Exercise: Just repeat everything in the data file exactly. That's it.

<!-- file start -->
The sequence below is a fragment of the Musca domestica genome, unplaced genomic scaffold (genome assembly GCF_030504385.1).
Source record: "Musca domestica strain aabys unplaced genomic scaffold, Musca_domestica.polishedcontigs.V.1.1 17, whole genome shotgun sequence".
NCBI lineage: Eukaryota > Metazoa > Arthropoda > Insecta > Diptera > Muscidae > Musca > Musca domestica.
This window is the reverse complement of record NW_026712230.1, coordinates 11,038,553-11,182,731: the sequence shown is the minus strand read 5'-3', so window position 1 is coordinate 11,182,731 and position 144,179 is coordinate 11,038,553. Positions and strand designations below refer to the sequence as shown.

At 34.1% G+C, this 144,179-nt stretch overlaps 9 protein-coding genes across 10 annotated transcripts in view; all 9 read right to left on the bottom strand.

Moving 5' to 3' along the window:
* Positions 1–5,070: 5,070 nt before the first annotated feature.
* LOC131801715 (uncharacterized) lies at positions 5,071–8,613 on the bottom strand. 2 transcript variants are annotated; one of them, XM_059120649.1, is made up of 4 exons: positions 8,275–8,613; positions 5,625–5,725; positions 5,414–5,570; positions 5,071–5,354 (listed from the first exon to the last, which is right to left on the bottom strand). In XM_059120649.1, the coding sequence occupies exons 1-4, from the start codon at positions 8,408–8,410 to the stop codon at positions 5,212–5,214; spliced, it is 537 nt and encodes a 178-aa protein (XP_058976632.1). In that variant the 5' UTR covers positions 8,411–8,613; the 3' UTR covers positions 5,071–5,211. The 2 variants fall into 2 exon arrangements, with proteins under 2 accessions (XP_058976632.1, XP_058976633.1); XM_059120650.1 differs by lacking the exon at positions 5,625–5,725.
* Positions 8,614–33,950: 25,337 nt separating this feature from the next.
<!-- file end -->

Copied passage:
The sequence below is a fragment of the Musca domestica genome, unplaced genomic scaffold (genome assembly GCF_030504385.1).
Source record: "Musca domestica strain aabys unplaced genomic scaffold, Musca_domestica.polishedcontigs.V.1.1 17, whole genome shotgun sequence".
NCBI lineage: Eukaryota > Metazoa > Arthropoda > Insecta > Diptera > Muscidae > Musca > Musca domestica.
This window is the reverse complement of record NW_026712230.1, coordinates 11,038,553-11,182,731: the sequence shown is the minus strand read 5'-3', so window position 1 is coordinate 11,182,731 and position 144,179 is coordinate 11,038,553. Positions and strand designations below refer to the sequence as shown.

At 34.1% G+C, this 144,179-nt stretch overlaps 9 protein-coding genes across 10 annotated transcripts in view; all 9 read right to left on the bottom strand.

Moving 5' to 3' along the window:
* Positions 1–5,070: 5,070 nt before the first annotated feature.
* LOC131801715 (uncharacterized) lies at positions 5,071–8,613 on the bottom strand. 2 transcript variants are annotated; one of them, XM_059120649.1, is made up of 4 exons: positions 8,275–8,613; positions 5,625–5,725; positions 5,414–5,570; positions 5,071–5,354 (listed from the first exon to the last, which is right to left on the bottom strand). In XM_059120649.1, the coding sequence occupies exons 1-4, from the start codon at positions 8,408–8,410 to the stop codon at positions 5,212–5,214; spliced, it is 537 nt and encodes a 178-aa protein (XP_058976632.1). In that variant the 5' UTR covers positions 8,411–8,613; the 3' UTR covers positions 5,071–5,211. The 2 variants fall into 2 exon arrangements, with proteins under 2 accessions (XP_058976632.1, XP_058976633.1); XM_059120650.1 differs by lacking the exon at positions 5,625–5,725.
* Positions 8,614–33,950: 25,337 nt separating this feature from the next.